A Year of Rain is Accessible and Brimming With Ingenuity

A Year of Rain Preview

It’s been quite some time since we saw a fresh-faced RTS that blends new, creative features with a sense of nostalgia and familiarity for the classic games of the 90s. Taking the tried and true systems from iconic series’ like StarCraft, A Year of Rain has adapted the formula to make for a more compact and intense experience in a rich world that abandons typical fantasy gaming tropes. It’s shaping up to quickly be a sleeper-hit RTS that deserves your attention.

A Year of Rain

Daedalic Entertainment both developed and published A Year of Rain, drawing on classic RTS and RPG games to create something wholly new and quite exciting to play. Those familiar with games like StarCraft will find themselves immediately comfortable with the HUD layout and general controls of the game. As soon as the mission began all my memories of galactic domination came flooding back and I knew what to do. The controls and easy-to-use HUD are where the similarities stop, however, but that is a good thing because A Year of Rain finds its own footing and identity in its ingenuity.

The game is built as a 2 vs 2 experience at all times, whether those are human or CPU players. It may seem like an odd choice at first but once you go hands on it makes complete and total sense. After selecting one of three playable races, you’ll pick a hero character that fits the archetype of tank, DPS, or healer. The hero you choose will give your army a corresponding buff, which is already a cool feature to help customize your play style, but I think my favorite addition is when the map begins. Players will have one minute to decide from a list of three possible roles to play on the team: tank, DPS, or support. Picking one will bestow additional bonuses to your forces but it also locks that option out for your teammate, so you need to coordinate HOW you intend to play together.


These two small decisions before the game even begins already makes a huge difference in your odds and play style choices, and after a few more maps with different settings I could definitely notice the differences these choices made. The more your army fights, the faster your hero will level up and unlock additional powers and skills which, again, strengthens your forces. This encourages players to explore the map early with a small raiding party to fight wild enemies for quick leveling to try and gain an early advantage. If a hero character falls in battle they will have a countdown timer before respawning at your base. Did I mention the army is small? Whereas other RTS games encourage huge, epic battles of 200+ units per army, A Year of Rain limits your supply points to 80 as a cap. This makes every decision count. Is your hero better at supporting melee or ranged? Do you want tanky characters or a small army of minions? Everything about A Year of Rain is about minimalistic strategy: what can you do with limited time, resources, and units?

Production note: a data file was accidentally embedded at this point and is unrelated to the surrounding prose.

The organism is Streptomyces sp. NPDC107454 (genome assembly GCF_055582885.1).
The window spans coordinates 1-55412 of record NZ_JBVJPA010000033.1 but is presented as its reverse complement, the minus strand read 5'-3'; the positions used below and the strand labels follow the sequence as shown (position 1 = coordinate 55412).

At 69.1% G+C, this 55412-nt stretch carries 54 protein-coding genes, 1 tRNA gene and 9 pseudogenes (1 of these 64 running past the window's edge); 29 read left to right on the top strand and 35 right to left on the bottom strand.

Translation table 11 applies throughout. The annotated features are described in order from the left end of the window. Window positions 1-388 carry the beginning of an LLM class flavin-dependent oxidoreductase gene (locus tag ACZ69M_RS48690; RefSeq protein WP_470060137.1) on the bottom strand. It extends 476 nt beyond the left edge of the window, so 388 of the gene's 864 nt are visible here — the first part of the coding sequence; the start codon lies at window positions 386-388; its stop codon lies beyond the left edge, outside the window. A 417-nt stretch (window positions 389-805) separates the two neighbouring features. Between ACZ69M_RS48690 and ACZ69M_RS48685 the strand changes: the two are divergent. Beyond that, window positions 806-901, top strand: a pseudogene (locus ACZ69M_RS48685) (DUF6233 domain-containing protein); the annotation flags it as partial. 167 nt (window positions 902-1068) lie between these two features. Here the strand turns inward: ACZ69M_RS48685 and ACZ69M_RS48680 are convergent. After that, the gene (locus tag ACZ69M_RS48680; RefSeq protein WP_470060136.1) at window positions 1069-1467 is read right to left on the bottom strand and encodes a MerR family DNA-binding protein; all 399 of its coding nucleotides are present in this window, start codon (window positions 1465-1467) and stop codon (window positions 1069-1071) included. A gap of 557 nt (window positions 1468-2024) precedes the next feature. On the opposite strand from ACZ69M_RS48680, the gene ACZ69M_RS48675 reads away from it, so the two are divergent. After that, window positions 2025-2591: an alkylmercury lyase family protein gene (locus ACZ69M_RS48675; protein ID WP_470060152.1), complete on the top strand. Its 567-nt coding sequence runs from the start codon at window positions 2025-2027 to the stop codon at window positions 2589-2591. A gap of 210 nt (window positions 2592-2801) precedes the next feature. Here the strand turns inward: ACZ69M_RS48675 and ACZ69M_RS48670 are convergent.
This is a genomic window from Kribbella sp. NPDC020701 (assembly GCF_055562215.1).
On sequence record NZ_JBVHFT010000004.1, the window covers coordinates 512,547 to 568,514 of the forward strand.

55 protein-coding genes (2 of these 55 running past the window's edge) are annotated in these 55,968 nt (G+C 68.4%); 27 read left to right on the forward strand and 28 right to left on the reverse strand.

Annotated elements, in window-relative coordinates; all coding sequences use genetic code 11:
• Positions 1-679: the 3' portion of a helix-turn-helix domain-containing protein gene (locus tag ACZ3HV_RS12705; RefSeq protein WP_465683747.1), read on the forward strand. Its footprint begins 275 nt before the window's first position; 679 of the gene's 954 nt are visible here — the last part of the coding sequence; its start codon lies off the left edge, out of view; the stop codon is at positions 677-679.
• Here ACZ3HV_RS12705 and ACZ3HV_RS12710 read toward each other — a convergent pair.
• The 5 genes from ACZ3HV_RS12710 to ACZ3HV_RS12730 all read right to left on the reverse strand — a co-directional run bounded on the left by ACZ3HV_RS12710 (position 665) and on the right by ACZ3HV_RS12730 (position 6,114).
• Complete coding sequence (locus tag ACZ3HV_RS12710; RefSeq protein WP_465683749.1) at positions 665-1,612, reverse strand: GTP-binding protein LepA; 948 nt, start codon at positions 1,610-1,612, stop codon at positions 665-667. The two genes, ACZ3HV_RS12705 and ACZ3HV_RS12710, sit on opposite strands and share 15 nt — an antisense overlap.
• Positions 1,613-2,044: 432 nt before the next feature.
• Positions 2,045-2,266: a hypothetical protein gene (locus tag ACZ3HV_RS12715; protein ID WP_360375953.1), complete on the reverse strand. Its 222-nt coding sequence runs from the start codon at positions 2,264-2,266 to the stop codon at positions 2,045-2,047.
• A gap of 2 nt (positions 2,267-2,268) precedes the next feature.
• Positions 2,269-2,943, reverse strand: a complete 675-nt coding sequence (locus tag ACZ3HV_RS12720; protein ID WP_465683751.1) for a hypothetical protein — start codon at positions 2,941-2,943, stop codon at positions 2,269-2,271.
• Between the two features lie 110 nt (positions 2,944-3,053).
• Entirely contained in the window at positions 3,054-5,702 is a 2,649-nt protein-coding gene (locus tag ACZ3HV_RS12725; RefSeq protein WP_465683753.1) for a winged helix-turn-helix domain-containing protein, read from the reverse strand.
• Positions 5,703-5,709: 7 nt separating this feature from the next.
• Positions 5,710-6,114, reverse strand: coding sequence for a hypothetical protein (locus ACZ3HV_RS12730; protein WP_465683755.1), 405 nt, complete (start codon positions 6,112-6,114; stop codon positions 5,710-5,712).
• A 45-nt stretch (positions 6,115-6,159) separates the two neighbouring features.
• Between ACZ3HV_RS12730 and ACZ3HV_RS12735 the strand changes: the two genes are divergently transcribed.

These Bosses Don’t Play Around

I also encountered a map-specific boss which – while tough – dropped a pretty handy buff. During the campaign of the game I noticed six item slots next to my heroes portrait. As the story progresses, you’ll pick up armor, weapons, and consumables that can be equipped for some addition RPG-lite effects which really help bring the game into its own. I didn’t get to see many of these items but I can’t wait to see what we get in the final product.


A Year of Rain features three factions: House Rupah, the Outcasts, and the Undead. House Rupah is where much of the lore and character development seem to come from. These are your standard “human” faction in a lot of high fantasy settings with some magic thrown in for good measure. Where the game takes a stark left turn is its other two factions. The Outcasts are comprised entirely of beasts such as Gnolls and Lizardfolk. Their buildings aren’t typical structures but are instead hovels and towers on the backs of giant lizards which rise up from underground. This faction has some great abilities for adaptability and survival. It was hard not to be blown away watching their movements; I wanted to study each and every character. The third race, the Undead, is not your typical necromatic fare. With floating beast skulls that shoot fireballs and decaying minotaur warriors, the Undead are anything but typical. They also feature the ability to immediately spawn zombies in your base for defense which came in handy more than once.

Keep Your Head on a Swivel 

I tried a few matches with just CPU opponents and I will say this: they definitely know what they are doing. Even on normal difficulty, if you aren’t quick to start you will be overrun easily. This is not a game about walling yourself in a fortress. You need to keep moving and it becomes apparent very quickly when your enemies hero appears at level 10 and you haven’t stepped foot outside of your base.


I went into A Year of Rain expecting a rather standard RTS experience and came out of it feeling refreshed and wanting more. As a game built around teamwork, full of ingenuity, and bringing new strategies to the genre, I can’t wait to uncover the story behind each of these factions and see how the community responds to the final product. This is a game accessible to both new and returning players of the RTS genre and for anyone who has felt sorely left out of a truly solid and fresh take on the high fantasy setting, A Year of Rain is set to challenge and delight.

**PC code provided by the publisher**